Based on my research, I have concluded that a time management product that I would be designing ought...
1. to make the user's schedule based on their energy levels and moods,
2. to be extremely easy to use and reduce the time spent on time management significantly,
3. to allow the user to (re-)make their schedule based on their input with only a few clicks,
4.to be there for the user when sh*t happens,
5. not to clutter the user's mind with information unnecessary at any time, and
6. to allow the user to focus on "one task at a time".
Automatic dynamic scheduling enters!
While conducting competitive analysis, I had come across some products with partially automated schedule making (e.g., Reclaim.ai), but I noticed that they were not making the best use of a feature with a business opportunity with immense value.
After a brainstorming process, I have come up with a task prioritization and sorting algorithm, computationally so simple, that even a beginner like me can code, which I call Automated Dynamic Scheduling.
The algorithm re-queues user tasks based on user inputs (task actions, energy level, task categories) and task properties (due date and time, priority, and appx. time to complete), and further, this can be achieved only with a few clicks, any time the user wants.
In cases where the algorithm has only partial information, the product would prompt the user, asking them to choose between equal options.
So, the user would focus only on the current task which is the highest priority task with the closest deadline, and would not be prompted by Tomo unless there is an absolute necessity, e.g., they will miss a deadline for another task if they do not complete their current task shortly.
"A to-do list with just one task on it reflects a strategic and intentional choice about what you will do next, and continue to focus on until it's done. It might feel silly, but writing that one thing down on its own list is the key—it makes it a commitment that you're far more likely to follow through on. Make meaningful progress, one task at a time."
After I had completed Tomo's first prototype at the end of my two-week solo design sprint, it was finally time to test it with users, so the following questions in my mind would be answered. So, I conducted an online unmoderated usability test in which six participants would complete six tasks and answer two additional questions. The tasks they were asked to complete are as follows.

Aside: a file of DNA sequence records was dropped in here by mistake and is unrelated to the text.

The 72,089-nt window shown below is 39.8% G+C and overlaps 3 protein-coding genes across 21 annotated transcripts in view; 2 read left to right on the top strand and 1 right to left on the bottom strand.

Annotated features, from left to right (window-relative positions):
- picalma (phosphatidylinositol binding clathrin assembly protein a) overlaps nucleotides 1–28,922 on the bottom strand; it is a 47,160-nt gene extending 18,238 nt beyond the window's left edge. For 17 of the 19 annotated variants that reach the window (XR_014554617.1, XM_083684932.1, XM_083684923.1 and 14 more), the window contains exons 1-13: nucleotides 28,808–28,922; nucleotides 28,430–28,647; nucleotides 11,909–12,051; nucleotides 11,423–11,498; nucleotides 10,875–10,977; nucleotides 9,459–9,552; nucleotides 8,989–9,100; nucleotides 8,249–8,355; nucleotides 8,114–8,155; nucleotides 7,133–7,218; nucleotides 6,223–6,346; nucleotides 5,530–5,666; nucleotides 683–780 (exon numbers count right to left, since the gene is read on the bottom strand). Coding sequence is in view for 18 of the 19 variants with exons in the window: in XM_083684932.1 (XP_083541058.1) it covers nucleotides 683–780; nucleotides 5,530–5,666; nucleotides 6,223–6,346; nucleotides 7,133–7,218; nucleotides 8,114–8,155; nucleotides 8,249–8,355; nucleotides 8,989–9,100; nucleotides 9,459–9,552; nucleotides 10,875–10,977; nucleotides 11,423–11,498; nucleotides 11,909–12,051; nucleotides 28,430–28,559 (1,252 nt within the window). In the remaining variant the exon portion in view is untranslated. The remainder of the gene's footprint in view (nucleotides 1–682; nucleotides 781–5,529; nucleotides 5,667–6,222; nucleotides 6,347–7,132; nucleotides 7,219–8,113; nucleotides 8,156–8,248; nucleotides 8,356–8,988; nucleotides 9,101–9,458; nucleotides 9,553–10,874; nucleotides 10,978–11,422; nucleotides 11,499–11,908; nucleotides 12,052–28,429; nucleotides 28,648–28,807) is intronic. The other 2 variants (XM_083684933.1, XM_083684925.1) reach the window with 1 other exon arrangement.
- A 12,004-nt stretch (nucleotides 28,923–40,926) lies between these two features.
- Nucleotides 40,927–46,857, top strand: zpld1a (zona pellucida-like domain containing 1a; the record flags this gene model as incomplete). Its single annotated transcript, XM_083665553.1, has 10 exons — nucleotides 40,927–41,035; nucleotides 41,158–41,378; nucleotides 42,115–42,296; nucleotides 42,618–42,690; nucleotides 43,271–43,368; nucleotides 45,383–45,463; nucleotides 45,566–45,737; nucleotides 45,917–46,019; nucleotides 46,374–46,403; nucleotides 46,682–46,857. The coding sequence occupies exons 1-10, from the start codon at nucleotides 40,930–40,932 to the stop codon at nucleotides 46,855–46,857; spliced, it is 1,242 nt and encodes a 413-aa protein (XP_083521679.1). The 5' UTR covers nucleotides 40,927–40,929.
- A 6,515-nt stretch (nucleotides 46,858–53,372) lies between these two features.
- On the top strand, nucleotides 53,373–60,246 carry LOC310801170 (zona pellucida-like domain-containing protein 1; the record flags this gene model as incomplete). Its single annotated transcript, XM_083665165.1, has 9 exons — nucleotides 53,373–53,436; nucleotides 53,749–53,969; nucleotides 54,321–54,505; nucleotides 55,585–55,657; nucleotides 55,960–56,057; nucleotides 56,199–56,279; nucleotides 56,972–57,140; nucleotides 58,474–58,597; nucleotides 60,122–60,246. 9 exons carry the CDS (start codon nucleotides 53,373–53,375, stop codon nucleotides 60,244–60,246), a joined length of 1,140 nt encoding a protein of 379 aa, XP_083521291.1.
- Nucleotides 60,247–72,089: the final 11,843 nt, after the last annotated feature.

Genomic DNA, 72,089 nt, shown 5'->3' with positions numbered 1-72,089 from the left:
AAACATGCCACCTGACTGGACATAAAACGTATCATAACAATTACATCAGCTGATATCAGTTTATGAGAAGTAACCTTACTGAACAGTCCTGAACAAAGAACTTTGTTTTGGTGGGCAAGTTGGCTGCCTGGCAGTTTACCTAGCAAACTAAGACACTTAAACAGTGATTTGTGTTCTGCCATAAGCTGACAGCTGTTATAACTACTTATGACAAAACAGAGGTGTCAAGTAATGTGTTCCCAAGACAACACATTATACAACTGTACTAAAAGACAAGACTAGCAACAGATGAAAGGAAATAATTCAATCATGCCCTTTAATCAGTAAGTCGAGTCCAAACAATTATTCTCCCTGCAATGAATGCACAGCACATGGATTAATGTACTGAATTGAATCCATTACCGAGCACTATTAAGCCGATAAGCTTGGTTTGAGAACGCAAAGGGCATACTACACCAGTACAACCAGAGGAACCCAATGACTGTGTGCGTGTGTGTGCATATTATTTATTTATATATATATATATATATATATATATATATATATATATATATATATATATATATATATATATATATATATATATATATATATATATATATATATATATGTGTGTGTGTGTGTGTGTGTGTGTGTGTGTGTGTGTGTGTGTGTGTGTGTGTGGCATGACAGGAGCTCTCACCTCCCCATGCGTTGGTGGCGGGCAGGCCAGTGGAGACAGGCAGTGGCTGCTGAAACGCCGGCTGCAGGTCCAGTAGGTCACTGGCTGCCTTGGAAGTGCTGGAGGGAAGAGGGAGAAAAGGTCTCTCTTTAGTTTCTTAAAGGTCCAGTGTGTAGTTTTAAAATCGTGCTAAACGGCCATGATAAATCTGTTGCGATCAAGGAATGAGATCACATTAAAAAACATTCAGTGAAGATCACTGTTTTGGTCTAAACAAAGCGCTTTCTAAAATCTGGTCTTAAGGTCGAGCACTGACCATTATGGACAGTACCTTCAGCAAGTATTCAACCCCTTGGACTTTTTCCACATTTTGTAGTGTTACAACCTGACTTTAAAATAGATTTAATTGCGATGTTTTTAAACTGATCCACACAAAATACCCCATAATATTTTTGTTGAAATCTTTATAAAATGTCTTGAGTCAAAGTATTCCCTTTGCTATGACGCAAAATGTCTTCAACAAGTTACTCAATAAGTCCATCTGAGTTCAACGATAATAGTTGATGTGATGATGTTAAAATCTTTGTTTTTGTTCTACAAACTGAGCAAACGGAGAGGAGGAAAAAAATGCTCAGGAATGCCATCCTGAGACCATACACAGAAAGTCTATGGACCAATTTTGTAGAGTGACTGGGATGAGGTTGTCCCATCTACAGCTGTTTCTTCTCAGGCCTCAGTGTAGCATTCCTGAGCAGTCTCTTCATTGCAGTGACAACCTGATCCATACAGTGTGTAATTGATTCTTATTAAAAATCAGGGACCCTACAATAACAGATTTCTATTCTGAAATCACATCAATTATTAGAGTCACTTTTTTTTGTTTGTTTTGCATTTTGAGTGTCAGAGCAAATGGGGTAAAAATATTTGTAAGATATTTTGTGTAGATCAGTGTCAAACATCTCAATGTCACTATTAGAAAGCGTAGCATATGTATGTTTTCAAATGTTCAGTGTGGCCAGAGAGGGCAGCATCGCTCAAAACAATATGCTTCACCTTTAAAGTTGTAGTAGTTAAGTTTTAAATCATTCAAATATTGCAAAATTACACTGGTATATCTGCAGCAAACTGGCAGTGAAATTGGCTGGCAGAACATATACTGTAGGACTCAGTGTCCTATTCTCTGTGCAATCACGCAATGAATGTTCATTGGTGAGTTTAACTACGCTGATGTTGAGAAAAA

1. How easy or hard is it to complete the most common actions of the app?
2. Given Tomo has a different interface than most similar products per its functionality, how well or poorly would users find it?
3. Which of the two different "daily onboarding" flows would users prefer?
|Let Tomo know how you feel and pick task categories to work on.
|Complete this daily onboarding flow.
|Check Tomo's suggestion and take an action.
|Delete your current task.
|Check a future task.
|Mark a future task as completed on List View.
At the end of the usability test, each test participant was asked if they had any suggestions or feedback regarding their experience using Tomo, and some were kind enough to provide several actionable items.
A/B testing two flows
As I was not able to decide between two "daily onboarding" flows, the most important insight that I was looking for from this usability test was the test participants' choices on them:(i) which one they would rate higher (or lower), (ii) which one they would state to prefer, and (iii) which one they would take shorter (or longer) to complete.
Flow A stats: Avg. completion time: 81.45 seconds - Avg. score: 3.33/5.00
Flow B stats: Avg. completion time: 30.70 seconds - Avg. score: 4.66/5.00
As test participants' choice could not be clear enough, I went with the Flow B 🏆.